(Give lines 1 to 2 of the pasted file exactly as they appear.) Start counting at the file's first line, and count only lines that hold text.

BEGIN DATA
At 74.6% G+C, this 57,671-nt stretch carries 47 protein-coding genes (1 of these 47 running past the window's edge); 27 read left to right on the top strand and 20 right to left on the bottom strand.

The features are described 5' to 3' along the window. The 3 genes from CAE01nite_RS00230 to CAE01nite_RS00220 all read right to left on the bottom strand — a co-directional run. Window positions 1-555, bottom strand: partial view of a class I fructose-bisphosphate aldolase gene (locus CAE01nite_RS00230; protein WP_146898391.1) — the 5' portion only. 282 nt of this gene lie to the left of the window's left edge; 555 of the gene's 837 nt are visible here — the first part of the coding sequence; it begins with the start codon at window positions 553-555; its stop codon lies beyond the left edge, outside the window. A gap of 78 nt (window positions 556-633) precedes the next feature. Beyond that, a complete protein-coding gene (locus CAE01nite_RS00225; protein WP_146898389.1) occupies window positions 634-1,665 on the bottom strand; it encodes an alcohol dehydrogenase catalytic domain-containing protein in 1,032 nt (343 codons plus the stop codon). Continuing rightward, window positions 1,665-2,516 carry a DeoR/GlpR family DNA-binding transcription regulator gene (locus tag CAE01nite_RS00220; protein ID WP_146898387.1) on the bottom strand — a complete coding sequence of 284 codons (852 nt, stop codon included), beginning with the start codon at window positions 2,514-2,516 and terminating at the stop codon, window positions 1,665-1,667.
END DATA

At 74.6% G+C, this 57,671-nt stretch carries 47 protein-coding genes (1 of these 47 running past the window's edge); 27 read left to right on the top strand and 20 right to left on the bottom strand.

The features are described 5' to 3' along the window. The 3 genes from CAE01nite_RS00230 to CAE01nite_RS00220 all read right to left on the bottom strand — a co-directional run. Window positions 1-555, bottom strand: partial view of a class I fructose-bisphosphate aldolase gene (locus CAE01nite_RS00230; protein WP_146898391.1) — the 5' portion only. 282 nt of this gene lie to the left of the window's left edge; 555 of the gene's 837 nt are visible here — the first part of the coding sequence; it begins with the start codon at window positions 553-555; its stop codon lies beyond the left edge, outside the window. A gap of 78 nt (window positions 556-633) precedes the next feature. Beyond that, a complete protein-coding gene (locus CAE01nite_RS00225; protein WP_146898389.1) occupies window positions 634-1,665 on the bottom strand; it encodes an alcohol dehydrogenase catalytic domain-containing protein in 1,032 nt (343 codons plus the stop codon). Continuing rightward, window positions 1,665-2,516 carry a DeoR/GlpR family DNA-binding transcription regulator gene (locus tag CAE01nite_RS00220; protein ID WP_146898387.1) on the bottom strand — a complete coding sequence of 284 codons (852 nt, stop codon included), beginning with the start codon at window positions 2,514-2,516 and terminating at the stop codon, window positions 1,665-1,667.